28.
Hageman GS, Mullins RF, Russell SR, Johnson LV, Anderson DH. Vitronectin is a constituent of ocular drusen and the vitronectin gene is expressed in human retinal pigmented epithelial cells.  FASEB J. 1999;13(3):477-484PubMed
29.
Johnson LV, Ozaki S, Staples MK, Erickson PA, Anderson DH. A potential role for immune complex pathogenesis in drusen formation.  Exp Eye Res. 2000;70(4):441-449PubMedArticle
30.
Johnson LV, Leitner WP, Staples MK, Anderson DH. Complement activation and inflammatory processes in drusen formation and age related macular degeneration.  Exp Eye Res. 2001;73(6):887-896PubMedArticle
31.
Anderson DH, Radeke MJ, Gallo NB,  et al.  The pivotal role of the complement system in aging and age-related macular degeneration: hypothesis re-visited.  Prog Retin Eye Res. 2010;29(2):95-112PubMedArticle
32.
Feeney L. Lipofuscin and melanin of human retinal pigment epithelium: fluorescence, enzyme cytochemical, and ultrastructural studies.  Invest Ophthalmol Vis Sci. 1978;17(7):583-600PubMed
33.
Wixom RL, Prutkin L, Munro HN. Hemosiderin: nature, formation, and significance.  Int Rev Exp Pathol. 1980;22:193-225PubMed
34.
Richter GW. Studies of iron overload: rat liver siderosome ferritin.  Lab Invest. 1984;50(1):26-35PubMed
35.
Abdelsalam A, Del Priore L, Zarbin MA. Drusen in age-related macular degeneration: pathogenesis, natural course, and laser photocoagulation-induced regression.  Surv Ophthalmol. 1999;44(1):1-29PubMedArticle
36.
Mullins RF, Russell SR, Anderson DH, Hageman GS. Drusen associated with aging and age-related macular degeneration contain proteins common to extracellular deposits associated with atherosclerosis, elastosis, amyloidosis, and dense deposit disease.  FASEB J. 2000;14(7):835-846PubMed
37.
Burke JM, Hjelmeland LM. Mosaicism of the retinal pigment epithelium: seeing the small picture.  Mol Interv. 2005;5(4):241-249PubMedArticle
38.
Klomp LWJ, Farhangrazi ZS, Dugan LL, Gitlin JD. Ceruloplasmin gene expression in the murine central nervous system.  J Clin Invest. 1996;98(1):207-215PubMedArticle
39.
Klomp LWJ, Gitlin JD. Expression of the ceruloplasmin gene in the human retina and brain: implications for a pathogenic model in aceruloplasminemia.  Hum Mol Genet. 1996;5(12):1989-1996PubMedArticle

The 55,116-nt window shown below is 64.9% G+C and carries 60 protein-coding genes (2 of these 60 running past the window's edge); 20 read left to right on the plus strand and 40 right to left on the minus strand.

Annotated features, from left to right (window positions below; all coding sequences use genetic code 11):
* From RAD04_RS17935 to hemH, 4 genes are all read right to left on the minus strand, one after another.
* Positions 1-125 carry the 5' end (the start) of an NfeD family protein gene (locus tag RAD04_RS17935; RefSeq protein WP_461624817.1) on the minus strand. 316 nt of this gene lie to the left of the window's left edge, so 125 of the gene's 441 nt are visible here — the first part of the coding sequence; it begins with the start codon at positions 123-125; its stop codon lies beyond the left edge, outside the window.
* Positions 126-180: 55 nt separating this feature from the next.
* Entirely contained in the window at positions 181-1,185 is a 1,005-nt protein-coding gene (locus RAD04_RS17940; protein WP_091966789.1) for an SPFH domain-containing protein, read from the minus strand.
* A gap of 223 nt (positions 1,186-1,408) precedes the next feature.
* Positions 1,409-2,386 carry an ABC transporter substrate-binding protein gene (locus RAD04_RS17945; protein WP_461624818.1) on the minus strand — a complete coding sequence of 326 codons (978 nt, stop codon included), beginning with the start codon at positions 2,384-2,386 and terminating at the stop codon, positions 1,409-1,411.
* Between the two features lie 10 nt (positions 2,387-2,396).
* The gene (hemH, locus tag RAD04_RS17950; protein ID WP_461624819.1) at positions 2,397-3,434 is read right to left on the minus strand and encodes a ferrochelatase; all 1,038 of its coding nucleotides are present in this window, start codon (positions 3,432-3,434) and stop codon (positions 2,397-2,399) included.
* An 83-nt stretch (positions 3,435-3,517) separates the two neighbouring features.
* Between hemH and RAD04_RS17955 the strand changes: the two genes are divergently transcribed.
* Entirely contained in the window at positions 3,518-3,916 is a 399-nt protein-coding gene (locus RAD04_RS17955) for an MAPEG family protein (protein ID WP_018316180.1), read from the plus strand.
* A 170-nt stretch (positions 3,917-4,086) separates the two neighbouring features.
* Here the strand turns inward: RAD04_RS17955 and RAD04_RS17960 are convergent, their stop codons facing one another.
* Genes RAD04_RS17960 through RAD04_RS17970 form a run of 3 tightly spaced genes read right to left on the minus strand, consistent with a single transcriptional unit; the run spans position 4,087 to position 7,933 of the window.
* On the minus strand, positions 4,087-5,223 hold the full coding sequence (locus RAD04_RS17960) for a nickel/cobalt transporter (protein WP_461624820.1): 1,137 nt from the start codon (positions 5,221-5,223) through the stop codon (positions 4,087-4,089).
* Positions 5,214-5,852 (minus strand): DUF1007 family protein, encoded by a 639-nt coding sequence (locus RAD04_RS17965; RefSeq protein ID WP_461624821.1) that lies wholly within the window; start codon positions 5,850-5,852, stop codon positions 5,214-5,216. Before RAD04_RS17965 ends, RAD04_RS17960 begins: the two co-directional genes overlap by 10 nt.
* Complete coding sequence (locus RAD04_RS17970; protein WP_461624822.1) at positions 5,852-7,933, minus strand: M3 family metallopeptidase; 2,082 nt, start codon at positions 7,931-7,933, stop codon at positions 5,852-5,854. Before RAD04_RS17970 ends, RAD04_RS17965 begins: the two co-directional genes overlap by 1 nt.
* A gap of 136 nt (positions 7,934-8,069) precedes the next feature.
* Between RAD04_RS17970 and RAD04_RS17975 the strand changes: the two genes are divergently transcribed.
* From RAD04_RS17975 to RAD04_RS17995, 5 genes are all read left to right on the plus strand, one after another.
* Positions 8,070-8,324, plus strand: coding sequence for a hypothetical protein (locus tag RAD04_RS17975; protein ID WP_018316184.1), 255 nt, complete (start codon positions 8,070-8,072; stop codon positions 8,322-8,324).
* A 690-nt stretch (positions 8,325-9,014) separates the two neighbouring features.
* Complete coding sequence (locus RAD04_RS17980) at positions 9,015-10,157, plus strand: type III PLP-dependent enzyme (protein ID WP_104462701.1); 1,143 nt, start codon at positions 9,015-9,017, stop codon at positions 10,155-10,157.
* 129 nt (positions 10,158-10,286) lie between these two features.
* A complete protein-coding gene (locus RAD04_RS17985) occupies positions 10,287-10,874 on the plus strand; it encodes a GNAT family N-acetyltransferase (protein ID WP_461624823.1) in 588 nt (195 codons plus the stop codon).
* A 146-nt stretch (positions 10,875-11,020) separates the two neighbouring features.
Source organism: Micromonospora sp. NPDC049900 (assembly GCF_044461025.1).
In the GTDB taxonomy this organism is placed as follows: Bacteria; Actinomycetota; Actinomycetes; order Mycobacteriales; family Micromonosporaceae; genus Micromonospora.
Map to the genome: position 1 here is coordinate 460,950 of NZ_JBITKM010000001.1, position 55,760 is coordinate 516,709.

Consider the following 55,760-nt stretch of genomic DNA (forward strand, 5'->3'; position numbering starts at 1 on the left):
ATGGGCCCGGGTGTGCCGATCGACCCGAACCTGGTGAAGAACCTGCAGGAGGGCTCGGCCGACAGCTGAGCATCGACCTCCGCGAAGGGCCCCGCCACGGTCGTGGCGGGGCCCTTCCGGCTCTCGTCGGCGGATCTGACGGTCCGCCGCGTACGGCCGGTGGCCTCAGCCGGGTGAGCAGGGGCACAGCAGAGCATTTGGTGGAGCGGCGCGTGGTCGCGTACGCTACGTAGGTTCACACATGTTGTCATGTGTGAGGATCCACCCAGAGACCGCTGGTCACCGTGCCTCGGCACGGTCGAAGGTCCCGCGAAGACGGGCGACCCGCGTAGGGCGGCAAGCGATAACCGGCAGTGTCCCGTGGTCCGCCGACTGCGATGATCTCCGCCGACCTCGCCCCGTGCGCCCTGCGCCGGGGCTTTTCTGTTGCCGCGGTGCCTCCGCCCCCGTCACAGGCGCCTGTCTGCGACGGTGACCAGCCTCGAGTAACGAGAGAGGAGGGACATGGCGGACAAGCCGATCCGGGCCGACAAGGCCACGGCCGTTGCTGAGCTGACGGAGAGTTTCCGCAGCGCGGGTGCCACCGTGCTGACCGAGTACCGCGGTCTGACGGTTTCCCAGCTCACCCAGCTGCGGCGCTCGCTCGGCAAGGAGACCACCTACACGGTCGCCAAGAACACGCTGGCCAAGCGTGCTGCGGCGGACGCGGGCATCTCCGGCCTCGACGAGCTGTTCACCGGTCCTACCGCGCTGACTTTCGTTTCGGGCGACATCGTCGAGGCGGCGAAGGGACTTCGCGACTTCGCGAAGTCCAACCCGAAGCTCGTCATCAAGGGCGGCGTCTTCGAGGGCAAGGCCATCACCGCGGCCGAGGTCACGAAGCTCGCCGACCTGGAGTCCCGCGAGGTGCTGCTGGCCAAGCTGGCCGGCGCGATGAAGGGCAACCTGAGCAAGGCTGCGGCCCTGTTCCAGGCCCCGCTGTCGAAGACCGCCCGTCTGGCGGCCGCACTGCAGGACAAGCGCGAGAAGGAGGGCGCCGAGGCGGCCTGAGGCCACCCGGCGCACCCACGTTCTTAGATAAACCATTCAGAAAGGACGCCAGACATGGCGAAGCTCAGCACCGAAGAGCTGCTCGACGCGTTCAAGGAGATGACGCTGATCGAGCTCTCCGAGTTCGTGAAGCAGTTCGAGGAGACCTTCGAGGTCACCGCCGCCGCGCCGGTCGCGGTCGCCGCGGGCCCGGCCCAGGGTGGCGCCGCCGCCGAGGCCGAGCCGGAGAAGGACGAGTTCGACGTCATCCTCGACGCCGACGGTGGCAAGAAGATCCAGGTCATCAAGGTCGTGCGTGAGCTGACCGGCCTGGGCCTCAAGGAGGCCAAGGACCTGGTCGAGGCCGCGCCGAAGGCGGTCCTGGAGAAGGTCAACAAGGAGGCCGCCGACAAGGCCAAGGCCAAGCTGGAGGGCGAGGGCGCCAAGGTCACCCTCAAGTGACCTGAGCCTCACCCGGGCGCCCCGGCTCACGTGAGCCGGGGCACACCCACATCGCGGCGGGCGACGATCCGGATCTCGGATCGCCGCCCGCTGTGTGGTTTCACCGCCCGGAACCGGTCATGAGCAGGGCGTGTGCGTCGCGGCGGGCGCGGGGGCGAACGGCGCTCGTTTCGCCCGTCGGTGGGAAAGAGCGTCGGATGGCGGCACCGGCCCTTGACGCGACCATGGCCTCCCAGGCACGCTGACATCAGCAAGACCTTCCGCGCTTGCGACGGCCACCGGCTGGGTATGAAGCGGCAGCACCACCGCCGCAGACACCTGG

40.
Levin LA, Geszvain KM. Expression of ceruloplasmin in the retina: induction after optic nerve crush.  Invest Ophthalmol Vis Sci. 1998;39(1):157-163PubMed
41.
Harrison PM, Arosio P. The ferritins: molecular properties, iron storage function and cellular regulation.  Biochim Biophys Acta. 1996;1275(3):161-203PubMedArticle
42.
Koorts AM, Viljoen M. Ferritin and ferritin isoforms I: structure-function relationships, synthesis, degradation and secretion.  Arch Physiol Biochem. 2007;113(1):30-54PubMedArticle
43.
Cooper PJ, Iancu TC, Ward RJ, Guttridge KM, Peters TJ. Quantitative analysis of immunogold labelling for ferritin in liver from control and iron-overloaded rats.  Histochem J. 1988;20(9):499-509PubMedArticle
44.
Richter GW. Electron microscopy of hemosiderin; presence of ferritin and occurrence of crystalline lattices in hemosiderin deposits.  J Biophys Biochem Cytol. 1958;4(1):55-58PubMedArticle
45.
Iancu TC. Ferritin and hemosiderin in pathological tissues.  Electron Microsc Rev. 1992;5(2):209-229PubMedArticle
46.
Yoshida K, Kaneko K, Miyajima H,  et al.  Increased lipid peroxidation in the brains of aceruloplasminemia patients.  J Neurol Sci. 2000;175(2):91-95PubMedArticle
47.
Miyajima H, Kono S, Takahashi Y, Sugimoto M. Increased lipid peroxidation and mitochondrial dysfunction in aceruloplasminemia brains.  Blood Cells Mol Dis. 2002;29(3):433-438PubMedArticle
48.
Kohno S, Miyajima H, Takahashi Y, Suzuki H, Hishida A. Defective electron transfer in complexes I and IV in patients with aceruloplasminemia.  J Neurol Sci. 2000;182(1):57-60PubMedArticle
49.
Borovanský J, Elleder M. Melanosome degradation: fact or fiction.  Pigment Cell Res. 2003;16(3):280-286PubMedArticle
50.
Feeney-Burns L, Mixon RN. Development of amelanotic retinal pigment epithelium in eyes with a tapetum lacidum: melanosome autophagy and termination of melanogenesis.  Dev Biol. 1979;72(1):73-88PubMedArticle
51.
Garcia RI, Flynn EA, Szabo G. Autophagocytosis of melanosomes in cultured embryonic retinal pigment cells.  Experientia. 1983;39(4):391-392PubMedArticle
52.
Feeney-Burns L, Gao C-L, Tidwell M. Lysosomal enzyme cytochemistry of human RPE, Bruch's membrane and drusen.  Invest Ophthalmol Vis Sci. 1987;28(7):1138-1147PubMed
53.
Kim IT, Choi JB. Melanosomes of retinal pigment epithelium—distribution, shape, and acid phosphatase activity.  Korean J Ophthalmol. 1998;12(2):85-91PubMed
54.
Raposo G, Marks MS. Melanosomes—dark organelles enlighten endosomal membrane transport.  Nat Rev Mol Cell Biol. 2007;8(10):786-797PubMedArticle
55.
Bhatnagar V, Anjaiah S, Puri N, Darshanam BNA, Ramaiah A. pH of melanosomes of B 16 murine melanoma is acidic: its physiological importance in the regulation of melanin biosynthesis.  Arch Biochem Biophys. 1993;307(1):183-192PubMedArticle
56.
Zareba M, Szewczyk G, Sarna T,  et al.  Effects of photodegradation on the physical and antioxidant properties of melanosomes isolated from retinal pigment epithelium.  Photochem Photobiol. 2006;82(4):1024-1029PubMedArticle
57.
Sarna T, Burke JM, Korytowski W,  et al.  Loss of melanin from human RPE with aging: possible role of melanin photooxidation.  Exp Eye Res. 2003;76(1):89-98PubMedArticle
58.
Korytowski W, Sarna T. Bleaching of melanin pigments: role of copper ions and hydrogen peroxide in autooxidation and photooxidation of synthetic dopa-melanin.  J Biol Chem. 1990;265(21):12410-12416PubMed
×